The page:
d. drop generating means for causing streams of recording liquid to flow continuously through said orifices and break up into drops at a regular frequency, said stream break-up into drops occurring in the region of said charging electrodes,
e. charge control means electrically connected to said charging electrodes for charging selected ones of said drops in accordance with image information to be recorded,
f. a deflection electrode assembly comprising angularly extending deflection electrodes arranged parallel to said placement lines and positioned for passage therebetween of the drops generated by streams issuing from said orifice sets,
g. means for generating electrical fields between paired sets of said deflection electrodes and creating deflected and non-deflected drop trajectory characterizations corresponding respectively to charged and uncharged drop conditions, and
h. catching means for catching all drops having one of said trajectory characterizations while permitting passage of all drops having the other of said trajectory characterizations.
2. Apparatus according to claim 1 wherein said catching means catches drops having a deflected trajectory characterization.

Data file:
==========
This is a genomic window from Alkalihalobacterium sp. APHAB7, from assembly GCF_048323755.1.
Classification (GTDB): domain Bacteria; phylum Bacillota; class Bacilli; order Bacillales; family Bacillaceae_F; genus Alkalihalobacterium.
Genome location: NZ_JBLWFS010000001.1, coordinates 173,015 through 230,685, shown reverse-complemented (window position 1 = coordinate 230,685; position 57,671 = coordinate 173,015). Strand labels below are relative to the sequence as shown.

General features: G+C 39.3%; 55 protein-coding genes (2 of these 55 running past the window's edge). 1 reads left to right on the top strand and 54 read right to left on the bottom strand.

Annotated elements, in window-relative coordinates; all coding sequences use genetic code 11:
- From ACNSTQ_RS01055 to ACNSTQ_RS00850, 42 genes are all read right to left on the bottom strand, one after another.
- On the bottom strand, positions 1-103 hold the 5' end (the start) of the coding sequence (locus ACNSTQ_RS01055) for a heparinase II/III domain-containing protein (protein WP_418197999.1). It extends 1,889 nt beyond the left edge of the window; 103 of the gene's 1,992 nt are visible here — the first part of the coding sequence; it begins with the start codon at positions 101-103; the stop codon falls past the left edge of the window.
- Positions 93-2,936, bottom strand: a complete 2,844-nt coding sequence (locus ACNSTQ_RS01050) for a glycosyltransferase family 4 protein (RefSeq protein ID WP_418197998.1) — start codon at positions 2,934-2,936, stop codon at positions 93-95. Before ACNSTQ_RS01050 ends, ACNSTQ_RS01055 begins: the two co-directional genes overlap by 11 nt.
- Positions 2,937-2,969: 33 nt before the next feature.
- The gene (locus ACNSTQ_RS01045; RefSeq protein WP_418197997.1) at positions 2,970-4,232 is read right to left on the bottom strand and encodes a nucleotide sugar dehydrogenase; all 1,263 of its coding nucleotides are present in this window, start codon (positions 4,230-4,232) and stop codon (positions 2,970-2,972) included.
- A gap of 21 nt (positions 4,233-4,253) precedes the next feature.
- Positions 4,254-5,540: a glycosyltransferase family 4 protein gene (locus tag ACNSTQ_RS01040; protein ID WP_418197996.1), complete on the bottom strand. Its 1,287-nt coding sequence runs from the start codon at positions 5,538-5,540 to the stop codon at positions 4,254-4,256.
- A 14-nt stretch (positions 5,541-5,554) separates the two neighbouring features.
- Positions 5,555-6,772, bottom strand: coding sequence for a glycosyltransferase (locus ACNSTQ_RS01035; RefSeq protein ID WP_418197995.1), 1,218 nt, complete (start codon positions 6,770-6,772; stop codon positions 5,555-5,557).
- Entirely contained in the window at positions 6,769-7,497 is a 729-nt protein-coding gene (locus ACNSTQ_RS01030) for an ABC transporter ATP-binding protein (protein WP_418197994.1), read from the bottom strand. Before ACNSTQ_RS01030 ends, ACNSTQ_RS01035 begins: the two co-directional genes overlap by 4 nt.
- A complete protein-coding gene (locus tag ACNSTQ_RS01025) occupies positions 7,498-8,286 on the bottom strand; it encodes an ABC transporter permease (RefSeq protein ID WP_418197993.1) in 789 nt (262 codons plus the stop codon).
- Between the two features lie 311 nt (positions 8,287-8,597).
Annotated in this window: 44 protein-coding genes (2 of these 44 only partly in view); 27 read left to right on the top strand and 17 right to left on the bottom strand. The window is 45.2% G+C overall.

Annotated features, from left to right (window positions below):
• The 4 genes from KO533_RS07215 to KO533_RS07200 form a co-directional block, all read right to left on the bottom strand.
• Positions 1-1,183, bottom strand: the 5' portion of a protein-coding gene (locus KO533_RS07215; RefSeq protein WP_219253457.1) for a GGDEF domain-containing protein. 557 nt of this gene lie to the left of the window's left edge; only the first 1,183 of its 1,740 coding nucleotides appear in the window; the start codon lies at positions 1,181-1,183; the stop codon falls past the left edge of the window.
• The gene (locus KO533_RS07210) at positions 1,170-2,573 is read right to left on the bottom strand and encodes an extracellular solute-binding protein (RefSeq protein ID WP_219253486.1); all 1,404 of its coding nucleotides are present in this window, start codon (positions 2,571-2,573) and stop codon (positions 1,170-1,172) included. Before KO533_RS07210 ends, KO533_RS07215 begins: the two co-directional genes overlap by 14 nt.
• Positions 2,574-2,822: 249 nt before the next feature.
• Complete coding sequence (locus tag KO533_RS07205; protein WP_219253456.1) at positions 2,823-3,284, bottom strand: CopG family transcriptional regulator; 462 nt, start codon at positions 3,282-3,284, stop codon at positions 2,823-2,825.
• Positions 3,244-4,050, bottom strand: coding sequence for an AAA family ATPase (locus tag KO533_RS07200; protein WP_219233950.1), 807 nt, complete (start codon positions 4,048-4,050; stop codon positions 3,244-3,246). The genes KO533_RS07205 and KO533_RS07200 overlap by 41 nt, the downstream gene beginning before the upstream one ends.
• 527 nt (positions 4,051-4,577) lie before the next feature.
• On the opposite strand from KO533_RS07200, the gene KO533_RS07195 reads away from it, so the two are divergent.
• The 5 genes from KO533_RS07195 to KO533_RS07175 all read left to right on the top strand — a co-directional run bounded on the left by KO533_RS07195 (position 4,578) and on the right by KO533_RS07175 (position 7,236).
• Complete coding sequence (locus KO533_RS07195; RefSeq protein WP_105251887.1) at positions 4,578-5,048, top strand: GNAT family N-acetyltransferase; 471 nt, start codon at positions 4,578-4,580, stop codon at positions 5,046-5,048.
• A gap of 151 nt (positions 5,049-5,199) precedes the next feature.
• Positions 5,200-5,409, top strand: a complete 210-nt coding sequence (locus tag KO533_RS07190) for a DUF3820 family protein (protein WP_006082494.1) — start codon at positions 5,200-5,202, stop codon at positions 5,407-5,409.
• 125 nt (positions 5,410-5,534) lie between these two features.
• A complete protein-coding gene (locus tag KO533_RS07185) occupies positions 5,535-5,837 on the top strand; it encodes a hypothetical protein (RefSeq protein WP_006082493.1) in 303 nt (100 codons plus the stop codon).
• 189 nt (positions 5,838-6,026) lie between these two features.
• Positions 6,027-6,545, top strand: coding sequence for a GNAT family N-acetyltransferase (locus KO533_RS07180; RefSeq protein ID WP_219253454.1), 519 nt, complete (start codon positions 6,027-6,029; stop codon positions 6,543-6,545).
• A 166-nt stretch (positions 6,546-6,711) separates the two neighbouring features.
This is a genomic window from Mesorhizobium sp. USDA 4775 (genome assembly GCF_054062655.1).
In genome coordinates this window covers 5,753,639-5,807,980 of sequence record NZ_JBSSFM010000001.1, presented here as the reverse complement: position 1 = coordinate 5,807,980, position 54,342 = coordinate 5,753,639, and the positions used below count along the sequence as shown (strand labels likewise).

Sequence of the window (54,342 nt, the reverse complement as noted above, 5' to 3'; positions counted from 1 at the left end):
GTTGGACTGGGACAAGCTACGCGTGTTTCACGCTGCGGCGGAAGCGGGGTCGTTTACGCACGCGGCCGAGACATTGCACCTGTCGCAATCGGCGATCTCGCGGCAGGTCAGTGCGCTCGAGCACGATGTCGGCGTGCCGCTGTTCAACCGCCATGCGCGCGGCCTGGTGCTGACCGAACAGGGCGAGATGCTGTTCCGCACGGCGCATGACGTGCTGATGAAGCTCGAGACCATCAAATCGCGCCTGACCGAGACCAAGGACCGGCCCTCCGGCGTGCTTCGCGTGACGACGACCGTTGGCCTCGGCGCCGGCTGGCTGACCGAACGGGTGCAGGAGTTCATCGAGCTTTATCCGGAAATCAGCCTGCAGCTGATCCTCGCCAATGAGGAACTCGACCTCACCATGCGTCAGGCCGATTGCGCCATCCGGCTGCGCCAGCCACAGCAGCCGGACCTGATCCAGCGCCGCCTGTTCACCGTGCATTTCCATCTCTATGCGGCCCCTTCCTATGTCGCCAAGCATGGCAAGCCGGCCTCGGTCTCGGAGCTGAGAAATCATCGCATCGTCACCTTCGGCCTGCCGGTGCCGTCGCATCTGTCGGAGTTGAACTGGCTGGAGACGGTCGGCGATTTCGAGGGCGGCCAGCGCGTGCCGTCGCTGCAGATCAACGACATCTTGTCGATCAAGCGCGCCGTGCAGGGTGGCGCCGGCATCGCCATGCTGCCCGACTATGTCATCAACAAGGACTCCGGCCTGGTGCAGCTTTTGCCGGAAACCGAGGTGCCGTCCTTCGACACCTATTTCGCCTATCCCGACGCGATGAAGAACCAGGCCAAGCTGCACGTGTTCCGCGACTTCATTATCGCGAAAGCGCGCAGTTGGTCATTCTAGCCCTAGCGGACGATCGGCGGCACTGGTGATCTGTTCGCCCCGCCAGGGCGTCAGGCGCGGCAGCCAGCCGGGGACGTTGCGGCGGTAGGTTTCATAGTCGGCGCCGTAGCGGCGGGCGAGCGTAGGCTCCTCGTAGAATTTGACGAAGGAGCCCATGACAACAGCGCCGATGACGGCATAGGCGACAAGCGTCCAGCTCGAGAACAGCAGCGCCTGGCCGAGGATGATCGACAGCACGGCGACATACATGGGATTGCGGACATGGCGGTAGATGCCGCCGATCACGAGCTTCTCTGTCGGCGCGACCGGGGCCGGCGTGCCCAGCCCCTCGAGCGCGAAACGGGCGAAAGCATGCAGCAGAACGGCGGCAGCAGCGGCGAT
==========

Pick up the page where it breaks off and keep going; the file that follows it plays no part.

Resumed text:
3. Apparatus according to claim 1 wherein said orifices are so placed along said placement lines that the entire group of orifices have an effectively uniform side-by-side spacing.
4. Apparatus according to claim 1 wherein said deflection electrode assembly comprises an insulative member provided with a series of angularly arranged teeth and said electrode pairs comprise conductive material plated on opposed sides of adjacent teeth.
5. Apparatus according to claim 4 wherein said deflection plate is positioned for causing the sides of said teeth to intercept drops falling therebetween with a deflected trajectory characterization.
6. Apparatus according to claim 5 wherein the lower surfaces of said teeth are provided with channels for carrying away intercepted collecting liquid and said channels are closed out by a bottom plate having a series of angularly extending, blade-like teeth.

This invention relates to the field of jet drop recording and more particularly to binarily switched array type recorders of the kind generally shown in Taylor et al. U.S. Pat. No. RE 28,219. Such array recorders generate a plurality of rows of drop streams which are individually switched from "print" to "catch" trajectories. Solid coverage of a print receiving member is achieved by staggering of the rows of jets, and registration of the image is achieved by row-to-row switching delays, all as described in detail in the Taylor et al. patent.